The T5 and DM6 both use MMCX connectors while the Kanas Pro uses 2-pin connection. This is really preference, but I prefer the 2-Pin connection more since they are easier to handle and more secure. They also don’t freely rotate after being inserted.
These three IEMs share some similarities in sound but primarily have distinct sound signatures. The most neutral of the three is the Kanas Pro, which strictly follows the Harman Target curve except with upper end emphasis. The T5 is a warm, rich and laid-back sounding IEM which does roll-off in treble significantly, while the DM6 is a U-shaped IEM with emphasis in bass and treble.
The bass response of the DM6 is the greatest, and surprisingly not muddy. It’s generally very clean however elevated. The T5 and Kanas Pro have similar bass responses in terms of punch and impact, but the T5 does have a richer and more filling sound compared to the Kanas Pro. The DM6 is easily the punchiest of the three and also extends well down more than the other two. I like the Kanas Pro signature the best as it’s just north of neutral for me and it’s easily the cleanest and most detailed of the three bass responses. The DM6 is the most fun though.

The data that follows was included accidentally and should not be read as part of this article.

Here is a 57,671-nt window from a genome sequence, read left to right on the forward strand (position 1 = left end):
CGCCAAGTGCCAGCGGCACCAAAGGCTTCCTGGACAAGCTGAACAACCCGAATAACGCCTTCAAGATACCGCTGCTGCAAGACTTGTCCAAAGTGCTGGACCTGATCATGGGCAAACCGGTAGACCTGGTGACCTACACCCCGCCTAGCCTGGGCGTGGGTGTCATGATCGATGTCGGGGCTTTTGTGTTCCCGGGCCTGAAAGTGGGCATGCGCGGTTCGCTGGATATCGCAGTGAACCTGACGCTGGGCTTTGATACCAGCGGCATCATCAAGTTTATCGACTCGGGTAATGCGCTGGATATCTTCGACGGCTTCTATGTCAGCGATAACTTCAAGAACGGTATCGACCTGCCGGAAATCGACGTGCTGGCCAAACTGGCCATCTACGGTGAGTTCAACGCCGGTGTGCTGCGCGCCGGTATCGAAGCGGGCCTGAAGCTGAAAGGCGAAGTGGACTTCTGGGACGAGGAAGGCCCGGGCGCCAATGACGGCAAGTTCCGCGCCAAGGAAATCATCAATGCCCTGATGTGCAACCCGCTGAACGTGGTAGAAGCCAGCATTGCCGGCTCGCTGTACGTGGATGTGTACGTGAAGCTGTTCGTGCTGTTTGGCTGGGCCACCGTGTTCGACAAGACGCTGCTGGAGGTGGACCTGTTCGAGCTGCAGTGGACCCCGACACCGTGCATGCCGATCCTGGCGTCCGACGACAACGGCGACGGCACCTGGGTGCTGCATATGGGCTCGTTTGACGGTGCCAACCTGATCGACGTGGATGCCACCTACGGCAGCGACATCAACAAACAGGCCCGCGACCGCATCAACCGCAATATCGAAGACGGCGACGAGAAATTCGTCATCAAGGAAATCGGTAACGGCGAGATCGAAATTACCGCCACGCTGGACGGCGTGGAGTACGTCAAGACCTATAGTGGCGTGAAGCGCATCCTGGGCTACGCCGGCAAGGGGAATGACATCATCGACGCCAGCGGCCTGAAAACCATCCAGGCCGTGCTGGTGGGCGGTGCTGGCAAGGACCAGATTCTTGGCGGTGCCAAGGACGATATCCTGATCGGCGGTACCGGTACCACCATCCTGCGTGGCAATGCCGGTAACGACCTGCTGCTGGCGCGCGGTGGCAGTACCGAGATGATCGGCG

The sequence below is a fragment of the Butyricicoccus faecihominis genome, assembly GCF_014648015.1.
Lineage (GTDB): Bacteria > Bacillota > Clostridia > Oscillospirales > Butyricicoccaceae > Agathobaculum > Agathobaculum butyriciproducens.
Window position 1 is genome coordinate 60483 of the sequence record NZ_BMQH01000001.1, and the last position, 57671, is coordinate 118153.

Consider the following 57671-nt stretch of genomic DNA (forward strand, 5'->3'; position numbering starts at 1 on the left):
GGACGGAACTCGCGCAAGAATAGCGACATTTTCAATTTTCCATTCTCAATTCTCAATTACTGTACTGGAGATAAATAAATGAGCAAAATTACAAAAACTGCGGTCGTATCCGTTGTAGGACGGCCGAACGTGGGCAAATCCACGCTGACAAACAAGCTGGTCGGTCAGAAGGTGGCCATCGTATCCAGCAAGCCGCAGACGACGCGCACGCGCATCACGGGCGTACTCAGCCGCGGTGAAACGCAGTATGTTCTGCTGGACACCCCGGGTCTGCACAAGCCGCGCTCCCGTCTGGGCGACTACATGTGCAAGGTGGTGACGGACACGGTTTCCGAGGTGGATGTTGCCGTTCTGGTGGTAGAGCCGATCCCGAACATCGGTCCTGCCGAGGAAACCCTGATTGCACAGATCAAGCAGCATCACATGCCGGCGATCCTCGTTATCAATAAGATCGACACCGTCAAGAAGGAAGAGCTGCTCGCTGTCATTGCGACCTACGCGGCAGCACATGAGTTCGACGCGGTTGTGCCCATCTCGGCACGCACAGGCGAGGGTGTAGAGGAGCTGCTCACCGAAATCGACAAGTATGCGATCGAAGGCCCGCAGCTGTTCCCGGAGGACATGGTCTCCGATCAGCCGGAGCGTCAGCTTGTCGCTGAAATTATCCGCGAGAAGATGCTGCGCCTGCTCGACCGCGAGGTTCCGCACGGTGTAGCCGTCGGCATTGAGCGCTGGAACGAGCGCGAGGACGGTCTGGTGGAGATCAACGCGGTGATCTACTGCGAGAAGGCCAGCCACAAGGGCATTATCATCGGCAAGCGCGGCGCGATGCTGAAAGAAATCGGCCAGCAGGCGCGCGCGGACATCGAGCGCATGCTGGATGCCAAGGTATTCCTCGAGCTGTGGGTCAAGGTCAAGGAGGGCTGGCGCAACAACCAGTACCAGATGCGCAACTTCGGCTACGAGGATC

The mids is where these three start to divert even more. The DM6 mids are recessed compared to the rest of its sound profile. It’s not completely missing though, and is generally coherent. Some female vocals tend to be a little harsh as the sound response starts to elevate again in the upper mid region. The T5 has excellent male vocals with rich and full sounding low mids and coherency through out this region. The Kanas Pro is similarly very coherent, but with a more leaner sound. The T5 does start to sound a little compressed in the upper mids due to some drop off in this region and completely rolled off treble.